With college in the near future, you may be thinking about what to major in, which means you’ll want to know the careers often associated with each of the various college major options.
It’s important to remember that while careers and majors are related, most people hold more than one job throughout the course of their careers. Many jobs only require a bachelor’s degree and are open to hiring people from a variety of several areas of study. This should reassure you that there’s no such thing as a “wrong” major or “wrong” career.
Exploring different majors should be an exciting journey of self-discovery for you as you consider what four-year (or more) course of study best suits your goals.
Think about these five things—and even write out a list of options—when choosing a major.
1. What Are Your Interests?
What is your passion?
Sometimes it’s very obvious as in the case of someone who has always loved music or wants to research cancer. In this case, you can investigate whether majoring in music performance or music education would be best, for example.
Another way to help you narrow down an interest is to think about subjects or classes you have enjoyed. If you love geometry, you could someday be an architect, surveyor, or graphic designer.
If you are unsure of what your interests are, try to think outside the box about what brings you joy.
Not every major available in college corresponds directly to a class in high school. If you love both business and writing, you might become a marketer. If you’re curious about technology, you might become an entrepreneur.
The bottom line is that choosing a major according to your interests helps ensure that you won’t lose interest halfway through the program.
2. What Are Your Favorite Skills?
What special skills do you have that could be applied to a career?
Remember, there are believed to be multiple types of intelligence, including musical intelligence, bodily-kinesthetic intelligence, and interpersonal intelligence.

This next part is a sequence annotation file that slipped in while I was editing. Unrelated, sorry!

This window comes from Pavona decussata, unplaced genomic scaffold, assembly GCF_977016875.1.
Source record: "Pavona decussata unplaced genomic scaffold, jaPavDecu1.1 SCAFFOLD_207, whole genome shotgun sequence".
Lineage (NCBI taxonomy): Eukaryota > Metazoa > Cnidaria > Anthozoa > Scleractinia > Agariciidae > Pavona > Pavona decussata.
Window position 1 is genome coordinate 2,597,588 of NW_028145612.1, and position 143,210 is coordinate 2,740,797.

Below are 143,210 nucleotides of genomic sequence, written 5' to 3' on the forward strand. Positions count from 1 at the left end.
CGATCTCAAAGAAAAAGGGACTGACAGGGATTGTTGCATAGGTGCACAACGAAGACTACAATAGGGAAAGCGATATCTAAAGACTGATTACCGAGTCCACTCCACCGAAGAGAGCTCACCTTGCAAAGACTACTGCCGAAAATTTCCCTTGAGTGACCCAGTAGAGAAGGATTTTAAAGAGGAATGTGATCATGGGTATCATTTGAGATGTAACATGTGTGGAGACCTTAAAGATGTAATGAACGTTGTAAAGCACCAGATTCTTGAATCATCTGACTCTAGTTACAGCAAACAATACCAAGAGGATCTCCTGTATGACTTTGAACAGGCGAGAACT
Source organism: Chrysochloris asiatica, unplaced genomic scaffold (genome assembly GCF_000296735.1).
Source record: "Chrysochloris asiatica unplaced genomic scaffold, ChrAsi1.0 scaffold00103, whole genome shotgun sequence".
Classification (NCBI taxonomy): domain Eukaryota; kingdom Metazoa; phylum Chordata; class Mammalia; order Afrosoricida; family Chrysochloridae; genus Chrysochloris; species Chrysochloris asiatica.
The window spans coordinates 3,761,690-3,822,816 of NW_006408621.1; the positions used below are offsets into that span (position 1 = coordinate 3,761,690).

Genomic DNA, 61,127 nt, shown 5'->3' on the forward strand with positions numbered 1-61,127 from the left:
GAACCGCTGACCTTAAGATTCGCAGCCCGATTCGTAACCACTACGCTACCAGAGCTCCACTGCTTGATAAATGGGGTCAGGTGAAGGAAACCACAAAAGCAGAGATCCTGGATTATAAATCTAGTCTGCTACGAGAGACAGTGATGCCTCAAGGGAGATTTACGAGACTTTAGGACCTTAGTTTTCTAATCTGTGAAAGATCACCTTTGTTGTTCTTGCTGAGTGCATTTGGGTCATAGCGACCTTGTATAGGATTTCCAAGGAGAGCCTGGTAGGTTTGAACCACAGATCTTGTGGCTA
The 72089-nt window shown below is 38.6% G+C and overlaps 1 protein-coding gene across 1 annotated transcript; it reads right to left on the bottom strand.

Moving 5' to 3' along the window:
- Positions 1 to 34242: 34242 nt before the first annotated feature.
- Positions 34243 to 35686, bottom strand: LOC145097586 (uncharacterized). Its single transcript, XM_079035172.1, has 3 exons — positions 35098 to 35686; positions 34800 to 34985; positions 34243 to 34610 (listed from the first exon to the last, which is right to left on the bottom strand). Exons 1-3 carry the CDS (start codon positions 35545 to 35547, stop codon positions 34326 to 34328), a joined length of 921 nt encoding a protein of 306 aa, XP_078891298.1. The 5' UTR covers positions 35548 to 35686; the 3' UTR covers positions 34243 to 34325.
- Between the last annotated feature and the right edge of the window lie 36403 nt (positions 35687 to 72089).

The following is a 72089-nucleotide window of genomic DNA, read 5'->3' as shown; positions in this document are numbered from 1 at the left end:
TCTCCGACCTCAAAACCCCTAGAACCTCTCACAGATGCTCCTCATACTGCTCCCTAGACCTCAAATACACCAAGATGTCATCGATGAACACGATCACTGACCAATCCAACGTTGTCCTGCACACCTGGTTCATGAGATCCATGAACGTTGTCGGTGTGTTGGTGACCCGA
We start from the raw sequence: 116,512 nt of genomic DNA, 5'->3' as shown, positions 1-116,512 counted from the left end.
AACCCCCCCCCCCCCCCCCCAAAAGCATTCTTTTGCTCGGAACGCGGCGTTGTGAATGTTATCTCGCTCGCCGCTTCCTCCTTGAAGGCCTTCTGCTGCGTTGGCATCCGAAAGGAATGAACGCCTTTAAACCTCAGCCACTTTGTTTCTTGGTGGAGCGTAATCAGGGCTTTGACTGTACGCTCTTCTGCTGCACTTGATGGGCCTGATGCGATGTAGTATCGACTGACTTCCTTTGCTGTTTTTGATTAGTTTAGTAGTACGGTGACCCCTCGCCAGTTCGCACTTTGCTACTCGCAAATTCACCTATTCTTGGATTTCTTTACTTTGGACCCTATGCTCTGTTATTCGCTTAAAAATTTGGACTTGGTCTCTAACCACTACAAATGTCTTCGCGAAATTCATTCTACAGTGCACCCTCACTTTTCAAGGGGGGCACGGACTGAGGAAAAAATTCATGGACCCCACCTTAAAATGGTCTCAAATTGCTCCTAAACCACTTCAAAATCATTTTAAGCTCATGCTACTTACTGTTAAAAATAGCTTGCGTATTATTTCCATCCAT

If you have interpersonal intelligence, you may feel confined and unhappy in a closed off cubicle at a job that requires a lot of silence in the workplace. It’s important to choose a career that will utilize your skills and help you grow.
Giving consideration to specific skills, types of intelligence, and learning styles will help you choose a major or career you will succeed in.
Don’t forget about the excellent and fulfilling opportunities in trade careers like electrician, chef, mechanic, and physical therapist.
3. How Do You Define Success?
Finish this sentence: “In ten years, I am going to…”
Set various goals for yourself to help pin down where you’d like to go in life. Write down goals for two years from now, five years from now, ten years from now, etc.
What’s on your list? Do you plan to complete a residency? Travel to every country in Southeast Asia? Land a big acting role? Work for a Fortune 500 company? Win a national sales award? Argue in an appeals court?
Find out what success means to you by learning what exactly you want to accomplish. Not everyone has clear goals, but most young people have ideas about the people they want to become. Save your list and revisit it a year from now. Your goals may change, and that’s okay. College brings new life experiences that may influence a decision to alter your plans.
Once you have your long-term career goals established, work backwards from there. If your dream is to excavate fossils in South America, you might begin with a double-major in Spanish and anthropology before moving on to graduate school.
4. What Type of Work Environment Do You Prefer?
Sometimes the key to discovering the ideal major or career is to picture yourself in the work environment.
If you imagine yourself in a stadium or a hospital, that can tell you a lot about how to choose a course of study that you will find fulfilling.
Here are just a few questions about work environment to consider:
- • Local or international?
- • Indoors or outdoors?
- • Office or home?
- • Urban or rural?
- • Traveling or stationary?
- • Teamwork or individual?
- • Technological or interpersonal?
If you don’t know exactly what you’ll be doing, but you’re sure that you’ll be working in an office inside a skyscraper, you have learned that exploring business and marketing majors might be your next steps.
5. What Is Your Desired Salary?
This one’s last for a reason. Most careers pay enough money to support an individual or a family, which makes salary a secondary consideration in most majors.
Occasionally, however, the cost of education can be pretty prohibitive for certain careers. In these cases, figuring out salary requirements to balance against education and living expenses is a practical necessity.
You may also want to earn more money than average in order to support a very large family, plan to retire early, make an investment, fulfill a goal, or signify a successful career.
Knowing what career path will bring you happiness and a sense of fulfillment is very important when considering your college major. We hope you’ve found these five points helpful when choosing a college major or a career. But if you’re still unsure, you still have the option to choose an undeclared major and think about it while taking general education requirements. An estimated 33 percent of college students change their major at least once.